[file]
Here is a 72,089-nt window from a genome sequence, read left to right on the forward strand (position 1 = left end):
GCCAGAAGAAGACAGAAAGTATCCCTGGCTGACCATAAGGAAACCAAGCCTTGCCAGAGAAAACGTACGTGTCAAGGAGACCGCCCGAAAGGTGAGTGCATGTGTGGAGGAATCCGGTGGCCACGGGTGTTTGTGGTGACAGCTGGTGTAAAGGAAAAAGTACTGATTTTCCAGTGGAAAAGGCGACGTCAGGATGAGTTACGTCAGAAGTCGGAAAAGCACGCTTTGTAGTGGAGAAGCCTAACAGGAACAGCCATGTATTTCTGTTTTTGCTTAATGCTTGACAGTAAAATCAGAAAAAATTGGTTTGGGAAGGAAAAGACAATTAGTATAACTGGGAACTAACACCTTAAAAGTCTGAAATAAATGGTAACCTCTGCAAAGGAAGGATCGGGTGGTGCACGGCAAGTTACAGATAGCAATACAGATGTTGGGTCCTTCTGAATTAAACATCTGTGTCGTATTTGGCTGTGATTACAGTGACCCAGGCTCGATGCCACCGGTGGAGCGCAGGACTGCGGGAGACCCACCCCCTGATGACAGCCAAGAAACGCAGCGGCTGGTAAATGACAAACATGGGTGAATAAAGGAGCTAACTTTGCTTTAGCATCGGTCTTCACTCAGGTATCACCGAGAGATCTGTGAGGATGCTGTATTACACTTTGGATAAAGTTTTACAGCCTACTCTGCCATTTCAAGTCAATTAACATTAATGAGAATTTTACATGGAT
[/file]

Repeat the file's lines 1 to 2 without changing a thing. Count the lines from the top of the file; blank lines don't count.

Here is a 72,089-nt window from a genome sequence, read left to right on the forward strand (position 1 = left end):
GCCAGAAGAAGACAGAAAGTATCCCTGGCTGACCATAAGGAAACCAAGCCTTGCCAGAGAAAACGTACGTGTCAAGGAGACCGCCCGAAAGGTGAGTGCATGTGTGGAGGAATCCGGTGGCCACGGGTGTTTGTGGTGACAGCTGGTGTAAAGGAAAAAGTACTGATTTTCCAGTGGAAAAGGCGACGTCAGGATGAGTTACGTCAGAAGTCGGAAAAGCACGCTTTGTAGTGGAGAAGCCTAACAGGAACAGCCATGTATTTCTGTTTTTGCTTAATGCTTGACAGTAAAATCAGAAAAAATTGGTTTGGGAAGGAAAAGACAATTAGTATAACTGGGAACTAACACCTTAAAAGTCTGAAATAAATGGTAACCTCTGCAAAGGAAGGATCGGGTGGTGCACGGCAAGTTACAGATAGCAATACAGATGTTGGGTCCTTCTGAATTAAACATCTGTGTCGTATTTGGCTGTGATTACAGTGACCCAGGCTCGATGCCACCGGTGGAGCGCAGGACTGCGGGAGACCCACCCCCTGATGACAGCCAAGAAACGCAGCGGCTGGTAAATGACAAACATGGGTGAATAAAGGAGCTAACTTTGCTTTAGCATCGGTCTTCACTCAGGTATCACCGAGAGATCTGTGAGGATGCTGTATTACACTTTGGATAAAGTTTTACAGCCTACTCTGCCATTTCAAGTCAATTAACATTAATGAGAATTTTACATGGAT